April 27, 2022
“And he hurried and came down and received Him gladly. When they saw it, they all began to grumble, saying, ‘He has gone to be the guest of a man who is a sinner.’ Zacchaeus stopped and said to the Lord, ‘Behold, Lord, half of my possessions I will give to the poor, and if I have defrauded anyone of anything, I will give back four times as much.’” Luke 19:6-8
The tax collector Zacchaeus embodies why Jesus came into this world. Zacchaeus was a chief tax collector, this meant that he oversaw a large tax district and therefore had other tax collectors working for him. Zacchaeus was in Jericho, which was a large and prosperous commercial center, so it is a certainty that Zacchaeus was as very wealthy man. As Jesus was coming through Jericho that day Zacchaeus was part of the crowd that lined the street as Jesus passed through. They had no doubt heard about Jesus raising Lazarus from the dead, since Bethany was only 15 miles away. This, combined with Jesus’ fame as a healer and teacher, stirred up the entire city when word spread that Jesus was coming through. Zacchaeus was so desperate to see Christ that he climbed up a sycamore tree so he could better see him since he was as man of small stature. What needs to be understood here is that this was a very undignified thing for someone of Zacchaeus’ position and rank in the social strata to do.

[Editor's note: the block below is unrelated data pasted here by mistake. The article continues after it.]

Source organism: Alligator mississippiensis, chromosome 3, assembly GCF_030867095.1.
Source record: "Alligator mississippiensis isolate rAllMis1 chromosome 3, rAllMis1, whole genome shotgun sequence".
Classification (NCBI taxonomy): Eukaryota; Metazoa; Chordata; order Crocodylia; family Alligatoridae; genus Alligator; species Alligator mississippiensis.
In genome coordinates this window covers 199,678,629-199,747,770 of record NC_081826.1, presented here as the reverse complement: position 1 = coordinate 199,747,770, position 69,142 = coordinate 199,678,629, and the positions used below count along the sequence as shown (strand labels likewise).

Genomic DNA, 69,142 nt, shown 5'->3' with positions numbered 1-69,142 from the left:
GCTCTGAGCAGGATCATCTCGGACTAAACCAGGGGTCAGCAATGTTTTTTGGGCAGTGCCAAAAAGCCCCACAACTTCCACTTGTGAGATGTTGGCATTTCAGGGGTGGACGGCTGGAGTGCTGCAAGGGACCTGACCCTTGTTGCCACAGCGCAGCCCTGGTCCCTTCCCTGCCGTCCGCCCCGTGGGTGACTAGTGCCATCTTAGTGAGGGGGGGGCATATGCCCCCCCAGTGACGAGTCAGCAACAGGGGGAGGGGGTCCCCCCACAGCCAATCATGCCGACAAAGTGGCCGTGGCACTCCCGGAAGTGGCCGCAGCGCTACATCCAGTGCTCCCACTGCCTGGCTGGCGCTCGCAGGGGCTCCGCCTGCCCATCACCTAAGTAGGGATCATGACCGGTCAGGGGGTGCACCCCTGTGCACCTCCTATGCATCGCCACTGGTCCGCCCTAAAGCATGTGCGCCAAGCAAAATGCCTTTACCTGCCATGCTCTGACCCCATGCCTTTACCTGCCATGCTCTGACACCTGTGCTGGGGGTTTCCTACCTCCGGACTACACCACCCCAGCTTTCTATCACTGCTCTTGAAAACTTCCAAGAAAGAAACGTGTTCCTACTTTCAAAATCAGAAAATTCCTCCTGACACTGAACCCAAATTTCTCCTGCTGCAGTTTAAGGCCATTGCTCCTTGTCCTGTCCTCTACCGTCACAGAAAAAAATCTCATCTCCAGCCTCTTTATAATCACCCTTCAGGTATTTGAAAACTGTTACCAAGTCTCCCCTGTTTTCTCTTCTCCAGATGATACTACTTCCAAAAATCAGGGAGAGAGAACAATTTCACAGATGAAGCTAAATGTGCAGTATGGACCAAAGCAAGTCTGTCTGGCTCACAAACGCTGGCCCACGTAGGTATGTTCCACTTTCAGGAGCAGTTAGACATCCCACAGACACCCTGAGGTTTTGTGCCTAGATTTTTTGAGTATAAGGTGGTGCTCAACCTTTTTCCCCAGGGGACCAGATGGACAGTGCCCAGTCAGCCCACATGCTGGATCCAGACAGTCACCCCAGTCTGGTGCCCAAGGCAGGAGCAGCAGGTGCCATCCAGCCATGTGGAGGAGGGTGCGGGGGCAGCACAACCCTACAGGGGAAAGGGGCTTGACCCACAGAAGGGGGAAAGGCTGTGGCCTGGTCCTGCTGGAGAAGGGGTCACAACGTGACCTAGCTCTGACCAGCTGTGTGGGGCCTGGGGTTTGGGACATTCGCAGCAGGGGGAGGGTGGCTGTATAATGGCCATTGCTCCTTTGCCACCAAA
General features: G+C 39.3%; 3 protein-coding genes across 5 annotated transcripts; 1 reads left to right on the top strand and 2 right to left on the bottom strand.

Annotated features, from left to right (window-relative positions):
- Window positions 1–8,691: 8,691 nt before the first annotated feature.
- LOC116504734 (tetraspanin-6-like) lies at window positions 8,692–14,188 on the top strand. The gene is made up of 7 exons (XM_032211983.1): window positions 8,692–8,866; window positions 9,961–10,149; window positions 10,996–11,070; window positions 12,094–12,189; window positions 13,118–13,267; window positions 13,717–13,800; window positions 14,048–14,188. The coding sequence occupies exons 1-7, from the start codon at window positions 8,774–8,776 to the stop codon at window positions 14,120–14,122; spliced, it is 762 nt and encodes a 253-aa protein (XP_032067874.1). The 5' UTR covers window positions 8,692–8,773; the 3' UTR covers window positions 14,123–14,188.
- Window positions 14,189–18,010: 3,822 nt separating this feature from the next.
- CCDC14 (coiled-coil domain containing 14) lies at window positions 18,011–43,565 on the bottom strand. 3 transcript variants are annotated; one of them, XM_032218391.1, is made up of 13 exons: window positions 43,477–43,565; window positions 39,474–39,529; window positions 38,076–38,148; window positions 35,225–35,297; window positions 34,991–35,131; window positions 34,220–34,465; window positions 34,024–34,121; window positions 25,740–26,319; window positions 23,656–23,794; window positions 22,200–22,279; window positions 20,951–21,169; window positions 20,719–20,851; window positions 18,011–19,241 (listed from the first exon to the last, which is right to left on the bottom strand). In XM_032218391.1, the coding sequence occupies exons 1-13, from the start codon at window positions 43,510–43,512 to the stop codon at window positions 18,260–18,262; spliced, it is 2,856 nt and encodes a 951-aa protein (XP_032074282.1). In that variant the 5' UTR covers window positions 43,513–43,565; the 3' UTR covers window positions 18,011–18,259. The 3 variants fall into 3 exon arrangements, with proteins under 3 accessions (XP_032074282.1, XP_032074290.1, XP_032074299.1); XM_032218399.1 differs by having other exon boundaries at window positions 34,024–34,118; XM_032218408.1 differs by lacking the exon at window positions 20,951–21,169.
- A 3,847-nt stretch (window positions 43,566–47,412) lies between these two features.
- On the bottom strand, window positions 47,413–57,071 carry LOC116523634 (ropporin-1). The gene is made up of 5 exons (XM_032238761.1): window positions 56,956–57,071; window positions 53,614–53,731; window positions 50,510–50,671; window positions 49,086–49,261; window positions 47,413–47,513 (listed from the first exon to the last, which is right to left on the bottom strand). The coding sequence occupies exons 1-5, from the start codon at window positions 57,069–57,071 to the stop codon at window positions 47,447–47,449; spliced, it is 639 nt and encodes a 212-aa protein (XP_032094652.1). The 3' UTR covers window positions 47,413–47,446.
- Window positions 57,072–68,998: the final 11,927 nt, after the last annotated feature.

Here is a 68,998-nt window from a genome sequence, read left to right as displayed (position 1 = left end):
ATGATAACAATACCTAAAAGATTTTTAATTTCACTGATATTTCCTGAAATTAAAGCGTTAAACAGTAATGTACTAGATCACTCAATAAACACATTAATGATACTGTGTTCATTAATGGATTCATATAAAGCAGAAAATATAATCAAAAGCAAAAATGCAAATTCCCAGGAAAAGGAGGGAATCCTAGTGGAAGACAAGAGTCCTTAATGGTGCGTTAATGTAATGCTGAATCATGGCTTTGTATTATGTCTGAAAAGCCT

Both the religious elite and the common people would have hated Zacchaeus. They did not understand, and in their blind pride they refused to see, what possible righteous purpose Jesus would have in visiting the home of such a notorious and hated sinner. But as it says in verse 10, “The Son of Man has come to seek and save that which was lost.”
Not only does Zacchaeus joyfully receive Jesus into his home (v.6), but his willingness to make restitution was further proof of the sincerity of his conversion. This was the fruit, not the condition, of his salvation. The law required a penalty of one-fifth as restitution for any money which had been acquired fraudulently, so what Zacchaeus was doing was above and beyond what was required. Zacchaeus was judging his own crime severely, acknowledging that he was just as guilty as the lowest common thief. Since much of his wealth had most likely been acquired through fraud, this was a costly commitment he was making. On top of that, he gave half of what he owned to the poor. By the time Zacchaeus was done with this he most likely had very little left. But that didn’t matter to him, for he had found, through the grace of God, riches, spiritual riches that were incomprehensible and he did not therefore mind the loss of his material riches.
Let us have the mind of Zacchaeus and focus not on the things of this world, but focus on the incomprehensible spiritual riches we have in Christ.